How to cope with selling the home of a deceased relative

Property ObserverJanuary 7, 20150 min read

Guest observation

Losing a close relative or friend is a difficult time for anyone, and dealing with the deceased’s estate — although a necessity — can add to your suffering. Whether you have been bequeathed a property or made responsible for its sale, there are a few simple but vital steps you can take to ensure the process is as smooth as possible.

Change the locks

It’s a good idea to change all the locks in the house as soon as possible. It’s likely that your relative has given spare keys to friends, neighbours, cleaners or repairmen, and it’s important that you know who has access to the property. This way you can take charge of who has a key, including home staging professionals and your real estate agent.

Have mail forwarded

Even if you have access to the deceased’s property, you should still arrange for mail to be forwarded to your own address for the foreseeable future. This means you will be able to tie up any outstanding matters relating to the property, such as water charges, council rates and mortgage repayments. Forwarding mail also means you can let friends and family know of the death when their mail arrives.

Arranging to forward mail should be done in-person at a post-office, using a Mail Redirection application form. More info can be accessed here.

Gather important documentation

If you’ve been left in charge of the deceased’s estate, there are financial matters that you will need to attend to as quickly as possible. You should attempt to collect all of the following documents and ensure they are dealt with accordingly. All of these documents may already be with a solicitor that you can contact directly, but the responsibility to attend to any outstanding issues may fall upon you.

  • Rates notices and statements
  • Creditor letters
  • Bank account information
  • Home insurance — contact the provider to inform them of the death and arrange cover accordingly
  • Any documentation relating to ownership or maintenance of the home
  • Mortgage statements

Maintain payments

Many mortgages are issued with the condition that adequate life insurance is in place, which will pay off the mortgage upon death. However, this doesn’t always happen automatically and you may need to contact the bank or mortgage company to inform them of the change in ownership status. You may also need to maintain repayments until the matter is resolved. If you are the legal owner of the property, you will need to keep up to date with council and water rates. These issues can be time-consuming, stressful and costly, so if you don’t intend to keep the house, securing a quick sale can be important.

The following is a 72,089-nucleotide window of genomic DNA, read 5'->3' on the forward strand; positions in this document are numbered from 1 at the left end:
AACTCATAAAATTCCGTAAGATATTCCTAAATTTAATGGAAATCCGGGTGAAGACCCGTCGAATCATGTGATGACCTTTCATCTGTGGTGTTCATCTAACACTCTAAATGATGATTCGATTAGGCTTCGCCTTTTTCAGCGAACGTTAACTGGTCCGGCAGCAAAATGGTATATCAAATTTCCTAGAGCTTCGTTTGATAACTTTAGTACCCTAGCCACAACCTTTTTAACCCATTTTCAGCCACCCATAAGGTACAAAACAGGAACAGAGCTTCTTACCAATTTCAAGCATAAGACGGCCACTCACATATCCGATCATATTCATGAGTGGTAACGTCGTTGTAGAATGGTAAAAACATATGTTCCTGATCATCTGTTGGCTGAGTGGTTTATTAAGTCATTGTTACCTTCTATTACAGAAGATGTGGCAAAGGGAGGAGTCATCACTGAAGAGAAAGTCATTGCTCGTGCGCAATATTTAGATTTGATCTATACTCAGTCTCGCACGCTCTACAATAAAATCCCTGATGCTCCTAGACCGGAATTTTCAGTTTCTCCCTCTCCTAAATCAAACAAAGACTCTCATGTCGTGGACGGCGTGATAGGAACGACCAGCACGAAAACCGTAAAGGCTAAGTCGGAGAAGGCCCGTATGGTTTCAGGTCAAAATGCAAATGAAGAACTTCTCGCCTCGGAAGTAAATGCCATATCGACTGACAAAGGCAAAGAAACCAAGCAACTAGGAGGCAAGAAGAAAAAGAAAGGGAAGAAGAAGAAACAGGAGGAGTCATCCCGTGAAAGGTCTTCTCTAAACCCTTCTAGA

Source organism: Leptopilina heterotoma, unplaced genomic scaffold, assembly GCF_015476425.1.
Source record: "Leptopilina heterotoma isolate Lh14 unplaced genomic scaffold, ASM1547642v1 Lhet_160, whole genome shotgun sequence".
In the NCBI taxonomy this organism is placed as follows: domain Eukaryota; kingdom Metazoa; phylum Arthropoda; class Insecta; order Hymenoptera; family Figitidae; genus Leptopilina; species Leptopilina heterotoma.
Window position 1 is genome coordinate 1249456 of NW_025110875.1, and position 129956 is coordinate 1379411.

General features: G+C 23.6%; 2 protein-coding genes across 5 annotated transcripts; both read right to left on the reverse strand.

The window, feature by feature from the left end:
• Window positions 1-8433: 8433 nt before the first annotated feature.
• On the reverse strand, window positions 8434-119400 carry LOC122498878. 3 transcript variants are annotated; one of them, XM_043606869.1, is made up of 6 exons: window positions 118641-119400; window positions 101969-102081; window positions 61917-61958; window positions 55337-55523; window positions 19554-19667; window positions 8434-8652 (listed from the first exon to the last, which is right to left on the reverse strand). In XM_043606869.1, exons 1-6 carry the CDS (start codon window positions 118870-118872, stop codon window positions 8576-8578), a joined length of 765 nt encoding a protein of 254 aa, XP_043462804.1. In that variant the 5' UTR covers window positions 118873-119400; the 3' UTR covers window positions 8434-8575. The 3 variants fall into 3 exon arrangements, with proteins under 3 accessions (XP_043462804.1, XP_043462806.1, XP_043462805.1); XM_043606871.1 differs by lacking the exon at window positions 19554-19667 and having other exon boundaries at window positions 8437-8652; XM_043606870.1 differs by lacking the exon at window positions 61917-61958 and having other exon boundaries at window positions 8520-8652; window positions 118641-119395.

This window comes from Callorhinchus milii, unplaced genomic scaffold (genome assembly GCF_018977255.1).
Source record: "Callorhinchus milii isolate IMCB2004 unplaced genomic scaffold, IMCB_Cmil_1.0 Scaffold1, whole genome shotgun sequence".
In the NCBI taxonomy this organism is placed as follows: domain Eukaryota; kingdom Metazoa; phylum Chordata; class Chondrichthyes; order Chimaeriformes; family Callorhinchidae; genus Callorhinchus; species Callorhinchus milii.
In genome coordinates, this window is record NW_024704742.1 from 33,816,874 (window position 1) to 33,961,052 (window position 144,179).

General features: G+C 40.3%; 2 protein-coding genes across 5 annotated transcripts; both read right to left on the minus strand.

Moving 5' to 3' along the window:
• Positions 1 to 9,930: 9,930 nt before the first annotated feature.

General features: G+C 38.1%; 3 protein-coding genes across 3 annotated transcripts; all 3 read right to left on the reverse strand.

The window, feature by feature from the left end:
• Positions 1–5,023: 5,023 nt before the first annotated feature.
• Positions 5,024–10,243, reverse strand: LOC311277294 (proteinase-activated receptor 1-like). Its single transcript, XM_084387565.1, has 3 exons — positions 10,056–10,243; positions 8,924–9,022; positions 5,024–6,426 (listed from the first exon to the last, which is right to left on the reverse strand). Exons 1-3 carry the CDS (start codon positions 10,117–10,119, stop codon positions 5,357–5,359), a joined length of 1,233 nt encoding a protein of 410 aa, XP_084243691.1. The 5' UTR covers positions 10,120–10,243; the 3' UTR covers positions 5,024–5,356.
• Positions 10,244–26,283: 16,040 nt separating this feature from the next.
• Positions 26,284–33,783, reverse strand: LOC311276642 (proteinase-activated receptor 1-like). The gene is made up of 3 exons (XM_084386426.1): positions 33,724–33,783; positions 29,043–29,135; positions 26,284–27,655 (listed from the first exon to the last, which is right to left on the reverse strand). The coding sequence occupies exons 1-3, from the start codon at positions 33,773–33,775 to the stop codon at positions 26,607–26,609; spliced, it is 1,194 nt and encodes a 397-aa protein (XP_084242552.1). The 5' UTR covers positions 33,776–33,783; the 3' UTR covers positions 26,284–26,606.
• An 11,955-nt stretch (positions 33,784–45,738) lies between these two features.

Hire a real estate agent  

Given that the deceased relative may not have lived nearby to you, you will need a real estate agent who you trust and who you know will take a proactive approach when selling the property. For the best results, you should look for an agent who has specific experience selling homes quickly — and remotely, if that is your case. Particularly if you are in a different state, you should do your research to compare several agents in the area to get a good idea of their sales history and what their previous customers have to say about them.

Prepare the house for sale

If you don’t intend to keep the property, achieving a quick sale at a fair market price is essential. Holding onto the house for too long could cost you money, so you and your real estate agent should select a listing price that represents value and attracts buyers. If you sell the property via the private treaty route, the original listing price just acts as a guide and if you can instil competition between buyers, you can drive up the price. You can ensure real certainty in terms of timescale by selling at auction. This decision can be made with the help of your agent.

If you’re looking to sell quickly, you should ensure to the best of your ability that it is ready to move into. This may require some quick repairs and alterations.

  • Remove old and tired furniture, and possibly temporarily furnish with some simple, modern items (you may consider hiring a professional staging company)
  • Remove personalised photos
  • Give the walls a lick of paint, and stick to neutral shades to appeal to broadest range of buyers
  • Make the rooms look as light and spacious as possible by removing unnecessary drapes and curtains.
  • Repair leaky taps, wobbly doors, and replace light bulbs.
  • Spruce up the garden as it’s often the first thing people see
  • Ensure your agent has access to the property at all times, especially if you don’t live close by

Selling the property of a deceased relative isn’t something most people are prepared for, and can often be someone’s first experience selling. Following the tips above will hopefully take some of the stress out of the process, so it’s important to surround yourself with people that you can trust have your best interests at heart.

Marta Higuera is the co-founder and co-CEO of real-estate startup OpenAgent.

 

 

Property Observer

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